Public health experts agree that coronavirus intranasal vaccines, provided through the nose rather than through the muscles, maybe a possible game-changer in the battle against the coronavirus pandemic in India.
The nasal vaccine differs from two recently approved intramuscular vaccines, as it is non-invasive, needle-free, does not involve qualified healthcare staff, avoids needle-related hazards, suits children and adults, and has flexible development.
The clinical effectiveness of the intranasal vaccine has been shown to be superior to that of the injectable vaccine in many trials. In India, Hyderabad-based Bharat Biotech has sought permission from the Drugs Controller General of India (DCGI) to conduct clinical trials of its coronavirus nasal vaccine.
The Pune-based Indian Serum Institute and Codagenix Inc confirmed last month that they had obtained regulatory approval in the United Kingdom to launch an early-stage trial of their single-dose intranasal coronavirus vaccine.
“At the moment, four vaccines are undergoing phase 1 and 2 of nasal vaccine trials in the world. It can be a gamechanger but it all depends on whether it is safe and effective,” said Lalit Kant, former head of epidemiology and infectious diseases at the Indian Medical Research Council (ICMR).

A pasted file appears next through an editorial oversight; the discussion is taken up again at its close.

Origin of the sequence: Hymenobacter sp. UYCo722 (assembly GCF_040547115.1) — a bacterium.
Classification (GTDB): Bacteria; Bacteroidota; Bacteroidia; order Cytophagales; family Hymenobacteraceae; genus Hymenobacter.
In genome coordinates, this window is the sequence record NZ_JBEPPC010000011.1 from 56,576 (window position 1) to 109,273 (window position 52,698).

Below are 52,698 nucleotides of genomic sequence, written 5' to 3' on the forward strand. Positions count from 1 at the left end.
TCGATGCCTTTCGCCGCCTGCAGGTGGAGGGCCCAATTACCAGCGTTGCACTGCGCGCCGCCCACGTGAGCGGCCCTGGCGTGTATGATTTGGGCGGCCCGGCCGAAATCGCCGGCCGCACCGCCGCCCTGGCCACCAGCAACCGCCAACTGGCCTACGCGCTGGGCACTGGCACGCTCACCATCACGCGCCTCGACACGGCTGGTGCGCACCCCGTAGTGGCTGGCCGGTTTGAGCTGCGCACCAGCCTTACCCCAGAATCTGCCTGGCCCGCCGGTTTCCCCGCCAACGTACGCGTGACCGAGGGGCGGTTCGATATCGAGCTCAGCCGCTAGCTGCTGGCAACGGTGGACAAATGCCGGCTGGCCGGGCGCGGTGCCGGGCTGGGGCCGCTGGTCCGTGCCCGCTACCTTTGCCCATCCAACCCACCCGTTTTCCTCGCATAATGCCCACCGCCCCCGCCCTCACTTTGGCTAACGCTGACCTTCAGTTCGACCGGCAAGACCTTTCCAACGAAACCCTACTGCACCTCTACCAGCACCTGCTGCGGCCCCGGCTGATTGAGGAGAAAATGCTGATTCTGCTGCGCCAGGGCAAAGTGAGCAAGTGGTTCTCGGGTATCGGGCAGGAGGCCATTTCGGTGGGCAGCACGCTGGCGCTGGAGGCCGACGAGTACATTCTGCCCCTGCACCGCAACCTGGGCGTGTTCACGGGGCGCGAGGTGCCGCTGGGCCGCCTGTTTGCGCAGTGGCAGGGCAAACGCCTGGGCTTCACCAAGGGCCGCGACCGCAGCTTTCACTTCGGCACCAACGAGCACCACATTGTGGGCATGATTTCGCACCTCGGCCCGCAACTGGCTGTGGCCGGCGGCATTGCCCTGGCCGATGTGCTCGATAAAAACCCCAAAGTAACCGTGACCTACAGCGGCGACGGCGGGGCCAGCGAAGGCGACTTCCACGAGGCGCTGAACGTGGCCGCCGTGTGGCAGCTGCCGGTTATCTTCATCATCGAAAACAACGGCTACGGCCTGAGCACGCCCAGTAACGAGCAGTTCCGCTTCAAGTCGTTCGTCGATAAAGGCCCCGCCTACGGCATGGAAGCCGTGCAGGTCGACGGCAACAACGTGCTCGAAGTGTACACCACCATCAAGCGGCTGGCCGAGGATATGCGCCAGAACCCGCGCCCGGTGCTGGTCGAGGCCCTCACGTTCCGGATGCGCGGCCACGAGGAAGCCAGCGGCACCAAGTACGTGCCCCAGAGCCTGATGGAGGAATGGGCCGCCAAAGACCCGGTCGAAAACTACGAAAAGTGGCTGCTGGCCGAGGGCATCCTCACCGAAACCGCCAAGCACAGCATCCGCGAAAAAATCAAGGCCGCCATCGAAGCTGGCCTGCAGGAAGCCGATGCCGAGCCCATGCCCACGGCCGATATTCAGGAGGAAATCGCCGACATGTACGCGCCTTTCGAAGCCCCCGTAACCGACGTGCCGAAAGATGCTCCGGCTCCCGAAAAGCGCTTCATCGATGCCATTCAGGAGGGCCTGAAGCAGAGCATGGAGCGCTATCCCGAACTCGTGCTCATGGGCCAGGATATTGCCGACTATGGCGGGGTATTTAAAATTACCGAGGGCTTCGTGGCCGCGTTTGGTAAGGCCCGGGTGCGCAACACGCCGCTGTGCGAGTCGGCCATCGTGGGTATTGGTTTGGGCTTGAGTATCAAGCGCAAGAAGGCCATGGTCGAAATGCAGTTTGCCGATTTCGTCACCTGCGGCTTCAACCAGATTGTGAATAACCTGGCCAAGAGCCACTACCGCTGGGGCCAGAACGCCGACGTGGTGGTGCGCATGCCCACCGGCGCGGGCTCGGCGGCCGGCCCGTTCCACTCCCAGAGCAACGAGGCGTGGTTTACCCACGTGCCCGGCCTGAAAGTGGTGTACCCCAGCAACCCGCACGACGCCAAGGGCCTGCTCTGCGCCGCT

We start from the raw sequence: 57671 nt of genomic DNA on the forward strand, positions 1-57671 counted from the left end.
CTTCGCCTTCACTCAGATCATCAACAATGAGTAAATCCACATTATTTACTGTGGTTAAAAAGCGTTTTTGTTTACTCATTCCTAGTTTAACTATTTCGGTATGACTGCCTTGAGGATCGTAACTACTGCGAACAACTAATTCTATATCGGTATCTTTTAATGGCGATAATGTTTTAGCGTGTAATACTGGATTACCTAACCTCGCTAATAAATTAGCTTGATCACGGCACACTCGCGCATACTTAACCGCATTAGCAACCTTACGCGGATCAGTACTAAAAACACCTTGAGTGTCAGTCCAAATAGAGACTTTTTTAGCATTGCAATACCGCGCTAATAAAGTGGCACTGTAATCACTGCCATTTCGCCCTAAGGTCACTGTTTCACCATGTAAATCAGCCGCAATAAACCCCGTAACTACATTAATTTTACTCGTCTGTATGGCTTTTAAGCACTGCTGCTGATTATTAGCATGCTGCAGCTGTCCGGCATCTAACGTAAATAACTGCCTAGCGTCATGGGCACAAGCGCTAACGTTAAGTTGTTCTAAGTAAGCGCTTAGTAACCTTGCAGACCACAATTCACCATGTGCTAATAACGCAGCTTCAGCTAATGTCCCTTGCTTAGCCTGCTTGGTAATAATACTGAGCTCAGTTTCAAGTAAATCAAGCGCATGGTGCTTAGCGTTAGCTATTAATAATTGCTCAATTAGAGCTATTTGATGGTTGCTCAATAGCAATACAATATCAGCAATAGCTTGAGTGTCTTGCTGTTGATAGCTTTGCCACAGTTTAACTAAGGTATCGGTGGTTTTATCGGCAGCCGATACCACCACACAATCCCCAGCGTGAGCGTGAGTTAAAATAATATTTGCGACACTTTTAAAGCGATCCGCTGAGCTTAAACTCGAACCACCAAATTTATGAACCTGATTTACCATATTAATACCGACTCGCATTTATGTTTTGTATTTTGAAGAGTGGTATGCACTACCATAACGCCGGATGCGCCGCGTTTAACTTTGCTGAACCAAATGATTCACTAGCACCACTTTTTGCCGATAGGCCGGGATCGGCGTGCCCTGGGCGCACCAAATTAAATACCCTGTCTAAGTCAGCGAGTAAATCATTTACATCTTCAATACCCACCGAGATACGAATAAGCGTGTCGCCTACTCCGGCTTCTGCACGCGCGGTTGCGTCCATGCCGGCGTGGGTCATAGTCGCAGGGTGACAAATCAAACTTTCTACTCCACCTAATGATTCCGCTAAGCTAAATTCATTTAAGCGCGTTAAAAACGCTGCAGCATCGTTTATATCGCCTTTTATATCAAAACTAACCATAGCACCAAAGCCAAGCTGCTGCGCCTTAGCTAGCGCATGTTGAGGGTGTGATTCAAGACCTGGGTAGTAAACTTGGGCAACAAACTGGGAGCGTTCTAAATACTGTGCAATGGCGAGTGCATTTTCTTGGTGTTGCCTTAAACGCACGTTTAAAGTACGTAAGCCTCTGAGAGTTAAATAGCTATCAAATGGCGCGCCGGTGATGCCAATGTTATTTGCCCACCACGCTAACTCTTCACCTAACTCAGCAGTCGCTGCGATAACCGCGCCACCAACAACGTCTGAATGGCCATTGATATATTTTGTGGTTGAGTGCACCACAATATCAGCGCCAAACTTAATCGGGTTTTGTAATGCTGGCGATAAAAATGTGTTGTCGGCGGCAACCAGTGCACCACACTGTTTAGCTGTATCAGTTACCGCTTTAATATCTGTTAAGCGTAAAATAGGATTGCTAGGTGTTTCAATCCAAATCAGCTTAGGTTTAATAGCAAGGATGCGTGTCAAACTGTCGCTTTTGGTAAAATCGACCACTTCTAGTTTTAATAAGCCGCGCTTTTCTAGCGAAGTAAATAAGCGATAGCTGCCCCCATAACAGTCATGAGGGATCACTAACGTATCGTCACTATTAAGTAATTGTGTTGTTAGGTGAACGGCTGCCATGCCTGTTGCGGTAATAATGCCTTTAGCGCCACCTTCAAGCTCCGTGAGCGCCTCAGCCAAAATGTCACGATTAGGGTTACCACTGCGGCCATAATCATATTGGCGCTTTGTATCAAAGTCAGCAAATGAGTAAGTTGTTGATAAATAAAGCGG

He said that referring to the benefits of the nasal vaccine, its administration requires no syringes and is easy to administer, transport, and store. “You can immunize a larger number of people in a small amount of time. There would be no need for people to come back for a second dosage,” said the noted epidemiologist.
“It is a live attenuated vaccine. When you give it through the nose, there is the mucous membrane in the upper throat, where it gets absorbed and is able to develop the antibodies. Since it enters the mucous member directly, the absorption is faster,” Kant said.
An intranasal vaccine, according to Bharat Biotech, activates a large immune response in the nasal mucosa at the site of infection, which is necessary for blocking both infection and Covid-19 transmission.
“Intranasal immunisation of can create an immune response in the nose, which is the point of entry for the virus-thereby protecting against disease, infection, and transmission,” the company said in a statement.
Anish Sinha, Associate Professor at the Indian Institute of Public Health, said that, particularly in countries with logistical problems, the intranasal vaccine can be a game-changer. “The ease of administration will be the biggest advantage. It can be utilized in larger numbers with lesser operational challenges,” he added.
Meanwhile, two intramuscular vaccines – ‘Covaxin’ from Bharat Biotech and ‘Covishield’ from Oxford-AstraZeneca manufactured by the Serum Institute of India – were authorized for restricted emergency use on January 3. There are vaccines for two doses.